The FDIC's recent "Reminder on FDIC Examination Findings" reminded me that bankers need to be more willing to stand up for themselves before, during, and after compliance examinations. Too often, we accept without question the examiners' conclusions and are afraid to raise objections or argue our side of the issue.
FDIC says "talk to us"
On March 1st, the FDIC issued Financial Institution Letter FIL-13-2011 to state nonmember banks, reminding them that banks can "voice their concerns about an examination or other supervisory determination through informal and formal channels."
FDIC, OCC, and the Federal Reserve all have ombudsman offices that were established for the purpose of investigating and mediating disagreements arising from supervisory actions and examinations. Apparently, according to the FDIC reminder, the FDIC has received some criticism that its examination findings have been overly harsh.
(I can certainly attest to hearing the same comments about all of the agencies in my contacts with clients. Editor's Note: A report concerning an ABA National Conference for Community Bankers session that helped lead to the FDIC letter will be posted soon.)
Thus, the need for the FDIC reminder. The FDIC FIL also summarizes the FDIC's formal appeals process for supervisory determinations.
Appeals processes exist, but gather rust and dust
Formal appeals to an agency's ombudsman are not very common.
There have been 14 appeals decisions issued in the past two years, according to Comptroller of the Currency's website. FDIC's website shows that there have been six Supervisory Appeals Review Committee decisions since 2007. The vast majority of the appeals are decided in the agencies' favor.
Presumably, there are many more instances of informal appeals and complaints that don't make it all the way through to a formal decision process. However, I also think there are even a greater number of valid concerns and complaints that don't even get to the informal stage.
I think that banks too often keep quiet about their concerns to avoid making the examiners mad, or because they just don't want to rock the boat.
A special angle on compliance
There's a pretty good chance that your bank's compliance officer knows as much, if not more, than the examiner who has identified a problem. If the bank legitimately believes that it is not out-of-compliance, it should strongly make its case. If the issue can be resolved before the examiners leave the bank, there is less hassle than trying to convince people in the district office or in Washington to change an exam finding.
I've seen many cases in which a bank accepted the fact that there was a compliance violation based on the examiner's findings and corrected the problem, only to be criticized for the new procedure in the next exam conducted by a different examiner.
Who is right? The first examiner or the second examiner?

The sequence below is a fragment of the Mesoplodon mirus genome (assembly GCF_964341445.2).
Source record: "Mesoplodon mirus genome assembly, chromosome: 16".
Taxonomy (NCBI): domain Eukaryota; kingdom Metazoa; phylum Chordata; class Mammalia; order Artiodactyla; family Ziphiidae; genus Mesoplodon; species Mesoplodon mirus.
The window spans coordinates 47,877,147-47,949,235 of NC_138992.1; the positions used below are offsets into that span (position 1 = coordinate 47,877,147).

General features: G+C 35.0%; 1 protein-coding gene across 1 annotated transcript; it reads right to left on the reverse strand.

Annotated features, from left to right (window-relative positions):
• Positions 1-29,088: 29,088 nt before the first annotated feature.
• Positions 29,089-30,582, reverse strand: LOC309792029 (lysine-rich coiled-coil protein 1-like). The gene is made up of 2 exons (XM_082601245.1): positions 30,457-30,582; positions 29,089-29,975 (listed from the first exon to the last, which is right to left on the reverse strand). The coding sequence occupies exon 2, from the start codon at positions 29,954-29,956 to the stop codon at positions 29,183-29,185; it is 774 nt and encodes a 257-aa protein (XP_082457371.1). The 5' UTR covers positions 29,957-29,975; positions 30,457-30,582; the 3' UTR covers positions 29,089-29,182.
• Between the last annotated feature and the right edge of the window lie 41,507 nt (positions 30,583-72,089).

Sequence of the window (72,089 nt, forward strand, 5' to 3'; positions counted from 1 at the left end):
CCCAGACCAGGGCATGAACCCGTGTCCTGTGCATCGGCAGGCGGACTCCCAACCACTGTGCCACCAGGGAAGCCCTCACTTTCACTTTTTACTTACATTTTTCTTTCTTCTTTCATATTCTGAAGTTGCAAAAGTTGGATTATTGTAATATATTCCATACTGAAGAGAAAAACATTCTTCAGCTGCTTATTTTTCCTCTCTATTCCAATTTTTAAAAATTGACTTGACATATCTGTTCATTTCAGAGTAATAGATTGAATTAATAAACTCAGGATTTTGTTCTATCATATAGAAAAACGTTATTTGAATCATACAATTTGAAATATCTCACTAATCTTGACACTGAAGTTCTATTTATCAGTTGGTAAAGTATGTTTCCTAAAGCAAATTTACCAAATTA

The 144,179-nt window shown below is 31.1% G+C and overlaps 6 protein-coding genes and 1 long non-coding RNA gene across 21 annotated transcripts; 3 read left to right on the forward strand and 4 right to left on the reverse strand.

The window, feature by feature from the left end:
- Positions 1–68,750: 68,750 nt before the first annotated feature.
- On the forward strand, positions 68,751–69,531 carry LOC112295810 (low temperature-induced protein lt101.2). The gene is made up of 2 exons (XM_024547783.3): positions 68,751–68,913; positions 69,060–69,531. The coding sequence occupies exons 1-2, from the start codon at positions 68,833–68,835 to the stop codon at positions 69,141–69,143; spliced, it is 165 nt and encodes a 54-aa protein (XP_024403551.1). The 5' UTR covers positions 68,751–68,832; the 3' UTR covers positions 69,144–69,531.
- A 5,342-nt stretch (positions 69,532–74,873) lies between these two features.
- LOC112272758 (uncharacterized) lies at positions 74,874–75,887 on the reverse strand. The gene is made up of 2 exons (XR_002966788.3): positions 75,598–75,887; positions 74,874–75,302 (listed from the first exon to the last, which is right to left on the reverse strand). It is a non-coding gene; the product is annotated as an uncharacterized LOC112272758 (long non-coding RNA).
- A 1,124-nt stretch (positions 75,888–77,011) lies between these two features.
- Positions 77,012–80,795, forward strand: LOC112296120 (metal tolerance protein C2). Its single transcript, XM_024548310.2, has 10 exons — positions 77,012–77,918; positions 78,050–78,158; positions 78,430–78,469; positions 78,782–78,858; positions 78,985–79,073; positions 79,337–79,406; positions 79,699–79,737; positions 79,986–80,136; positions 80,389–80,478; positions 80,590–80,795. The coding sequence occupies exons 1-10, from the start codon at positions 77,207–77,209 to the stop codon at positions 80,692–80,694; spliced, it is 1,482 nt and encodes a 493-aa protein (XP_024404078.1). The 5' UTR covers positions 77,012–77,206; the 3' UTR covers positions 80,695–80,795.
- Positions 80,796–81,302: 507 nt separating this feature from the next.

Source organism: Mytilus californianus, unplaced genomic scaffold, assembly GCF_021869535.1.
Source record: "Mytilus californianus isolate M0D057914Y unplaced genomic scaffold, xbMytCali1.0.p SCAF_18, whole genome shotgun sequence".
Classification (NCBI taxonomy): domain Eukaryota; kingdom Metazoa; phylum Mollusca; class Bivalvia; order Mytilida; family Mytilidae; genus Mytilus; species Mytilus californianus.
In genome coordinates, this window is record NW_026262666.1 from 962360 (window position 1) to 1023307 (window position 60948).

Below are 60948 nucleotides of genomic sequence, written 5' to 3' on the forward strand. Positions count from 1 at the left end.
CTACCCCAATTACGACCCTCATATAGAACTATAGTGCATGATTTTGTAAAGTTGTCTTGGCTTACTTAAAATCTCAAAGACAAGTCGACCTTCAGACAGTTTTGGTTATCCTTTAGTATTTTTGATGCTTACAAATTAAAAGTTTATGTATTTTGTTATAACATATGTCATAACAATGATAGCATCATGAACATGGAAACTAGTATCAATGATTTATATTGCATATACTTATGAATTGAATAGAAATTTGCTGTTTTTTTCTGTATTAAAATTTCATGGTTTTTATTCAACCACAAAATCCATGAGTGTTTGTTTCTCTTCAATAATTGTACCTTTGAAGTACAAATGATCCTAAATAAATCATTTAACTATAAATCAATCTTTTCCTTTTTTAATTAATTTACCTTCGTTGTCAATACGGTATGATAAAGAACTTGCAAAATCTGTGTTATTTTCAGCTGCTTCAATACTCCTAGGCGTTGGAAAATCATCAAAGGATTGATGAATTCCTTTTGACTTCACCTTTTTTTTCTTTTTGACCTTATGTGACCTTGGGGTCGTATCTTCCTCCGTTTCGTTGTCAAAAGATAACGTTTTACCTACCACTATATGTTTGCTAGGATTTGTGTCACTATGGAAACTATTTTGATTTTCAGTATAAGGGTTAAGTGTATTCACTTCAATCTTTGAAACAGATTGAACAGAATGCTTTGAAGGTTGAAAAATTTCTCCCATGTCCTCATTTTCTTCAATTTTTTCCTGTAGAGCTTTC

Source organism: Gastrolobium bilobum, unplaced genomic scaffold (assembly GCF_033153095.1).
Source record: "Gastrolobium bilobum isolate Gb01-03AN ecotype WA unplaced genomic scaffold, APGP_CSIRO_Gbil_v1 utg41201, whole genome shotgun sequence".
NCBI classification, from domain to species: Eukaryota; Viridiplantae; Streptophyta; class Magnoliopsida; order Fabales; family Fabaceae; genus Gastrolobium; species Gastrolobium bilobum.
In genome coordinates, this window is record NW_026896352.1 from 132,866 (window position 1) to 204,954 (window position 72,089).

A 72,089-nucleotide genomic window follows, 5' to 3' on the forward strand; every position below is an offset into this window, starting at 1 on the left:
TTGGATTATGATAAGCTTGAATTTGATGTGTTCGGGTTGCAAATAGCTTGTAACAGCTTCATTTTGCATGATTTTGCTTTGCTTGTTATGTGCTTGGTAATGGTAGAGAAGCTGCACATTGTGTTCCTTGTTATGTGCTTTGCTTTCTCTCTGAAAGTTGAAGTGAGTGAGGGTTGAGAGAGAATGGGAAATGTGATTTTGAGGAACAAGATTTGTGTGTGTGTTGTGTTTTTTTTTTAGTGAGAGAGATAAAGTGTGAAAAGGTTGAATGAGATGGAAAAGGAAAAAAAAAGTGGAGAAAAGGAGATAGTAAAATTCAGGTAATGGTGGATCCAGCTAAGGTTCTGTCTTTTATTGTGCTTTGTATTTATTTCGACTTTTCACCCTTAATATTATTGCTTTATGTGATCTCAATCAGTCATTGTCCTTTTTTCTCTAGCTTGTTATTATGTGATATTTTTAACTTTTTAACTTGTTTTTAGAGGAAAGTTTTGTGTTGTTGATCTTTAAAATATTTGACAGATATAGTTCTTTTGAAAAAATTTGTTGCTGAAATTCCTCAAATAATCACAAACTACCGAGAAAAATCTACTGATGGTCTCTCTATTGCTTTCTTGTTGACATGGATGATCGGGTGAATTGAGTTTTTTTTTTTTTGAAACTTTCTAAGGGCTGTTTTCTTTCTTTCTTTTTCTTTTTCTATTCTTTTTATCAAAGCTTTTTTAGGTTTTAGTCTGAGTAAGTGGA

Examiners are not infallible. If we had more banks stand up to the examiners and question the validity of the findings, we might have a few less strange and conflicting compliance practices that are born out of examinations rather than the actual regulation.
What can you do?
If you think an examiner is incorrect...
1. Do your research. Research the regulation, any regulatory guidance, and contact other banks about their experience with the issue.
2. Document your position. Clearly outline in writing the basis of your argument.
3. Argue the right points. Stay away from emotional appeals, like "it doesn't make sense." Why? Simple. Because compliance regulations don't always make sense.
4. Don't try to pit one examiner against another. If you don't like mom's answer, don't go running to dad to see if you can get a different answer.
5. Do avail yourself of the agency's ombudsman and the appeals process.
Have you had a similar experience? Tell us about it.
Have you found a good way to address compliance exam findings you don't agree with. Tell us about those too.
About Nancy Derr-Castiglione
“Lucy and Nancy’s Common Sense Compliance” is blogged by both Lucy Griffin and Nancy Derr-Castiglione, both ABA Banking Journal contributing editors on compliance.
Nancy, a Certified Regulatory Compliance Manager, is owner of D-C Compliance Services, an independent regulatory compliance consulting services business that has provided expertise in compliance training, monitoring, risk assessment, and policies and procedures to financial institutions since 2002.
Previously, Nancy held compliance positions with Bank One Corporation and with United Banks of Colorado.
In addition to serving as a Contributing Editor of ABA Banking Journal, Nancy has served on the ABA Compliance Executive Committee; National and Graduate Compliance Schools board; conference planning committees, and the Editorial Advisory Board for the ABA Bank Compliance magazine. She can be reached at firstname.lastname@example.org
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